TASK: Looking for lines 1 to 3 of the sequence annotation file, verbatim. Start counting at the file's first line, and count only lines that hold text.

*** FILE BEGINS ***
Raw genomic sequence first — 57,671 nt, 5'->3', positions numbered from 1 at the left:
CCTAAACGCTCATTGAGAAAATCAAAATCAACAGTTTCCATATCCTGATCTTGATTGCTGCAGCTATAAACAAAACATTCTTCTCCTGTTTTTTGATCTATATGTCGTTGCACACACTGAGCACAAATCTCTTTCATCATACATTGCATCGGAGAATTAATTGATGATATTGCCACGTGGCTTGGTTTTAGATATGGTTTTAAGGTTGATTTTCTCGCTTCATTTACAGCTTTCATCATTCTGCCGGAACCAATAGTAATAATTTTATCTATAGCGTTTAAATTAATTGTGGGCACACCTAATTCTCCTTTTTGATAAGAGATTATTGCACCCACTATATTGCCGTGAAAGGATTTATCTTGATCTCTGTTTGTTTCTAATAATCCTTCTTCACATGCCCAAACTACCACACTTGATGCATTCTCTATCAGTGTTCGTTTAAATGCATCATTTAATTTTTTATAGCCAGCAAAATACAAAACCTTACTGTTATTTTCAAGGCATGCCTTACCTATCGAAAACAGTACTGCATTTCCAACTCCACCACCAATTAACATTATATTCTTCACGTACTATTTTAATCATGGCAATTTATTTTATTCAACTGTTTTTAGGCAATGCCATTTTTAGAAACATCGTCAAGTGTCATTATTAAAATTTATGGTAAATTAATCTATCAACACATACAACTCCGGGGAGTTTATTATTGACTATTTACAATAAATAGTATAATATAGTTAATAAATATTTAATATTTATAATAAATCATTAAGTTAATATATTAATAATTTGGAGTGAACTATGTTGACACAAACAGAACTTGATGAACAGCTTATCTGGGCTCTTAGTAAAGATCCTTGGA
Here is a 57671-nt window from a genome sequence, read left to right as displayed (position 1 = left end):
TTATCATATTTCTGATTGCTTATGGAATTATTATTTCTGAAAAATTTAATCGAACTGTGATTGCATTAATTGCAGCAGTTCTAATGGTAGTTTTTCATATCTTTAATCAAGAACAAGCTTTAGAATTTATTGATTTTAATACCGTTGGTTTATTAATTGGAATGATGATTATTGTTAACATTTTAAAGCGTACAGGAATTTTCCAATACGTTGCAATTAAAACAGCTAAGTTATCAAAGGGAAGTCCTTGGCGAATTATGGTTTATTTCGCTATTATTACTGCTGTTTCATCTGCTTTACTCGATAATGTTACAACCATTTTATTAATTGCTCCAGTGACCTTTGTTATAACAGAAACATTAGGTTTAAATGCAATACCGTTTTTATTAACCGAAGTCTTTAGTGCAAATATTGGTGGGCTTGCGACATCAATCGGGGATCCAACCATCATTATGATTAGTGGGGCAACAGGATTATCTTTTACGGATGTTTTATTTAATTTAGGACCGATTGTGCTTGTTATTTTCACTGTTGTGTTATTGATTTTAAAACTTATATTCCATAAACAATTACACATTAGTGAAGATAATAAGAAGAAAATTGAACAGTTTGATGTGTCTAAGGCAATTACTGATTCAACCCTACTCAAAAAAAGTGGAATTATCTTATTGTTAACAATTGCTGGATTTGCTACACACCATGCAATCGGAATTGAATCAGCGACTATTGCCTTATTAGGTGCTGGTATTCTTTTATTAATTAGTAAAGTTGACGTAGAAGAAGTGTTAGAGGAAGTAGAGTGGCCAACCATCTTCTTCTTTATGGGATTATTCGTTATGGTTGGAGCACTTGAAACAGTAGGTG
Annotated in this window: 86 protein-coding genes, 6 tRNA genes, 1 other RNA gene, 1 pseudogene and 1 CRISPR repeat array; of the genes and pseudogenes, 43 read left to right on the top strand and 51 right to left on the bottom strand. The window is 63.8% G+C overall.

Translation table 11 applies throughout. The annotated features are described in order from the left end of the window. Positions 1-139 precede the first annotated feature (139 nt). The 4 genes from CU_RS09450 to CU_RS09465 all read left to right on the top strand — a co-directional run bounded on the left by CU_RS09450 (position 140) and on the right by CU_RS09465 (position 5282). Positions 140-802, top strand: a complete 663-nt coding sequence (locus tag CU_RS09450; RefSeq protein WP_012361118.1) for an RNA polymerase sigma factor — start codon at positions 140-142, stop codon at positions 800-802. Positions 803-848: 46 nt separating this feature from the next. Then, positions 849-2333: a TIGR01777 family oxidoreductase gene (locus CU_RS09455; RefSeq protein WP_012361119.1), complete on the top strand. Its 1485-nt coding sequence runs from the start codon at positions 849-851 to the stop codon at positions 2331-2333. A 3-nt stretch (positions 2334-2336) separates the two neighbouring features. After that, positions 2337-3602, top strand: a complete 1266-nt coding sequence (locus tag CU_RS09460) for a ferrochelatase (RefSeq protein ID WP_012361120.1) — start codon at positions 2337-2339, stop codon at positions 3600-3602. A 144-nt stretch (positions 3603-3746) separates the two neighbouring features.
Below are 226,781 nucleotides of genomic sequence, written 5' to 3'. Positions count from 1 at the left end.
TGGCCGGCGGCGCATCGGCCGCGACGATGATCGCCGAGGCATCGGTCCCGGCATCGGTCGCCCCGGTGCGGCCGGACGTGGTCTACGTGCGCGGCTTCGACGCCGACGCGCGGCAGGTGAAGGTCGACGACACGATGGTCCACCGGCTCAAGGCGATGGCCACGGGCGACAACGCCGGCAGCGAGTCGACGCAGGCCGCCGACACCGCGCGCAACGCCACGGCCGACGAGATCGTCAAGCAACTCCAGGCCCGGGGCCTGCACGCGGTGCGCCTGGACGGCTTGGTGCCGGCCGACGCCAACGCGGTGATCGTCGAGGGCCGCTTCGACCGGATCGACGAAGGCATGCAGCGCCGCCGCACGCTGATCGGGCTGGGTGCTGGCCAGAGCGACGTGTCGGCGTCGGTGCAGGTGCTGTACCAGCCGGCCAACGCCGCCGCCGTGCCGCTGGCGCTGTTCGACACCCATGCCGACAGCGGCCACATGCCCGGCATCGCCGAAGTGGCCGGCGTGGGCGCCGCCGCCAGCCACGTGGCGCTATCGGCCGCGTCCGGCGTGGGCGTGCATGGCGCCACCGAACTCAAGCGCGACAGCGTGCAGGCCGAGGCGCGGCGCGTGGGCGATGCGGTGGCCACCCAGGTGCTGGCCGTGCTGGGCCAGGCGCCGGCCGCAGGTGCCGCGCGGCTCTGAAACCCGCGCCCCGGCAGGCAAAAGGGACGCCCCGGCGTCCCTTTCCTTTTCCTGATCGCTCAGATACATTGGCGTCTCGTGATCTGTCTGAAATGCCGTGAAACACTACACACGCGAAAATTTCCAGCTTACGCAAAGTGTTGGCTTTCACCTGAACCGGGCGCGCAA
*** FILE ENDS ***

Raw genomic sequence first — 57,671 nt, 5'->3', positions numbered from 1 at the left:
CCTAAACGCTCATTGAGAAAATCAAAATCAACAGTTTCCATATCCTGATCTTGATTGCTGCAGCTATAAACAAAACATTCTTCTCCTGTTTTTTGATCTATATGTCGTTGCACACACTGAGCACAAATCTCTTTCATCATACATTGCATCGGAGAATTAATTGATGATATTGCCACGTGGCTTGGTTTTAGATATGGTTTTAAGGTTGATTTTCTCGCTTCATTTACAGCTTTCATCATTCTGCCGGAACCAATAGTAATAATTTTATCTATAGCGTTTAAATTAATTGTGGGCACACCTAATTCTCCTTTTTGATAAGAGATTATTGCACCCACTATATTGCCGTGAAAGGATTTATCTTGATCTCTGTTTGTTTCTAATAATCCTTCTTCACATGCCCAAACTACCACACTTGATGCATTCTCTATCAGTGTTCGTTTAAATGCATCATTTAATTTTTTATAGCCAGCAAAATACAAAACCTTACTGTTATTTTCAAGGCATGCCTTACCTATCGAAAACAGTACTGCATTTCCAACTCCACCACCAATTAACATTATATTCTTCACGTACTATTTTAATCATGGCAATTTATTTTATTCAACTGTTTTTAGGCAATGCCATTTTTAGAAACATCGTCAAGTGTCATTATTAAAATTTATGGTAAATTAATCTATCAACACATACAACTCCGGGGAGTTTATTATTGACTATTTACAATAAATAGTATAATATAGTTAATAAATATTTAATATTTATAATAAATCATTAAGTTAATATATTAATAATTTGGAGTGAACTATGTTGACACAAACAGAACTTGATGAACAGCTTATCTGGGCTCTTAGTAAAGATCCTTGGA
Here is a 57671-nt window from a genome sequence, read left to right as displayed (position 1 = left end):